Come Together: New Movement Is Helping Louisville Creatives Collaborate And Thrive

Two years in the making, Louisville Creative Connection (LCC) launched on June 2 with an event at KMAC Museum in downtown Louisville. 

“Our mission is to make Louisville an arts city by investing in up-and-coming artists that have true passion for their work, by creating spaces for them to build community, and by fostering innovative collaboration between creatives around the city,” said cofounder Sage Delaney, one of three leaders looking to forge a new path in Louisville.

Delaney, Austin Ozier and Jason Morales are currently building a co-working space specifically designed for creative people, a place where photographers, film writers, music producers, and others can co-exist and work and grow together. Ryan Grant of Creo Studio at 101 N. 7th St. has offered the collective space to flesh out a footprint, as LCC has existed without a home base until now.

Louisville Creative Connection
(from left) Jason Morales and Sage Delaney develop signage for Louisville Create Connection’s space in Creo Studio.

“Louisville needs an infrastructure designed to elevate creatives to real job opportunities. I believe this is the only way for Louisville to become a creative city on the national stage. We cannot keep shipping our artists off to Atlanta or New York to succeed. But unless we have a network of creative support here at a high level, artists will continue having to leave the city to see national success,” said Delaney.

Delaney isn’t making this up. He’s been watching artists move away. “Noah Keckler is a friend of mine who moved to Chicago for film school and found success shooting for Lyrical Lemonade and independent music artists. He didn’t come back. Madeline Thompson moved to Los Angeles and shoots photos for some musicians there. Robert Gallardo from Frankfort became a creative director for ASAP Mob. He hasn’t stepped foot in Kentucky for years.”

The launch party at KMAC, billed as A Night for Creatives, brought out almost 400 people. Quincy Nelson, a member of the collective, found the event engaging, open, and even thrilling.

“It was the biggest surprise. I didn’t know so many people in Louisville wanted the same thing. Everyone wanted to make our passions come together and come alive. I saw people of all ages, from middle school to those in their 60s and 70s, from all backgrounds,” he said.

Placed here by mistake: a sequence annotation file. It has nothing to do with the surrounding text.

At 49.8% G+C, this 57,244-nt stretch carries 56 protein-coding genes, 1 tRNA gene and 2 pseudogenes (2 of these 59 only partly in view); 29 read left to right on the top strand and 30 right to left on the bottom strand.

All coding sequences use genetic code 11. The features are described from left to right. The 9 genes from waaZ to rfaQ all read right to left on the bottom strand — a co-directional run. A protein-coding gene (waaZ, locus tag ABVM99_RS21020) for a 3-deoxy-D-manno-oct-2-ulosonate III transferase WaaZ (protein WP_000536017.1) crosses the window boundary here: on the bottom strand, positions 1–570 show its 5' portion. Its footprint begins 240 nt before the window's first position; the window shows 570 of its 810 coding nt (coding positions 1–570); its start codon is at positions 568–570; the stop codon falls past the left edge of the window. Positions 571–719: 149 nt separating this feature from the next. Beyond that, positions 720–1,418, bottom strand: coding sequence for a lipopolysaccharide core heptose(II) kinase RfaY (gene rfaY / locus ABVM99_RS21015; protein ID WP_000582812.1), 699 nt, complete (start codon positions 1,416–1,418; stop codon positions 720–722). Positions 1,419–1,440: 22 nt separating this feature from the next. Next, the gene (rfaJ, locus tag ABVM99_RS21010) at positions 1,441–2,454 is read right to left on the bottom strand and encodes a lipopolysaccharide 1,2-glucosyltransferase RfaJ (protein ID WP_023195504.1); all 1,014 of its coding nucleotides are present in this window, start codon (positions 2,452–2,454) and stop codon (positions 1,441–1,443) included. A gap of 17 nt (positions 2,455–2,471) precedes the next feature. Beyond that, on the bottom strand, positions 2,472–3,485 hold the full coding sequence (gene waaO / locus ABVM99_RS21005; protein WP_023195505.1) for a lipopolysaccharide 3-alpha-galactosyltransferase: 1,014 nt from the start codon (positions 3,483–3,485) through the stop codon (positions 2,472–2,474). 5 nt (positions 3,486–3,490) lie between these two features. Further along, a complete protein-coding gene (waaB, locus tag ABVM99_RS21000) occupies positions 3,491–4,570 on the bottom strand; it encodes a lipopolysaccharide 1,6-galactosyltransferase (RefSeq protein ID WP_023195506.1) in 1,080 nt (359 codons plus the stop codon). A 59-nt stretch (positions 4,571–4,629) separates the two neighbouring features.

The vibe of the launch aligns with the scope of the organization itself. LCC focuses exclusively on people who have or are looking to develop careers in creative fields. They have plans to engage area high schools in 2023 through their community partnership program, speaking in creative and art classes.

“Another plan is to begin hosting workshops for young creatives, led by older, experienced creatives. We’re currently working with Start Up Week Louisville to build a creative track, where we would bring trusted talent in from around the country to host panels. We’re also working with KMAC to host a weekend-long educational fashion experience and runway show, where we will bring fashion industry creatives in from New York to give workshops and inspire Louisville residents interested in going into fashion as a career. The weekend would end with a runway event showing fashion designed by Louisville designers.”

Louisville Creative Connection
(from top left) Louisville Create Connection cofounders Austin Ozier, Sage Delaney and Jason Morales huddle up with members Avril de la Llana, Quincy Nelson and Isabella Siebert.

 

As the ideas continue to unfold and take shape, it’s apparent to Delaney, Ozier, and Morales that they will ultimately outgrow the space they inhabit at Creo Studio.  

“Our current vision for a massive, collective, multi-disciplinary studio is already in motion. We’re in talks with real estate investors and established Louisville organizations about making such a space, and things are going well. We’re already looking at multiple buildings. It will take time and money,” said Delaney. “We just met with Andre Guess of Fund for the Arts. Andre encouraged us in the direction of purchasing a building and turning it into a coffee shop and studio that houses a photography studio, a recording studio, and all these different kinds of art studios. A place where artists and creatives exist in one place. What we have at Creo is a prototype for that.”

If you’re wondering how you can tap into LCC’s current offerings and future plans, the best approach is to go to their website, loucreativeconnection.com, where they post upcoming events, from workshops to brunches to photography walks. LCC has a second Night for Creatives in the works, to be held in early August at Worthless Gallery at 1301 W. Main St. Also, follow LCC on Instagram at @loucreativeconnect for highlights of their recent activities and profiles of their members and leadership. To schedule a walk-through of the 7th street studio space, which is in the Normandy Business Center, direct message @ryangrantphoto.

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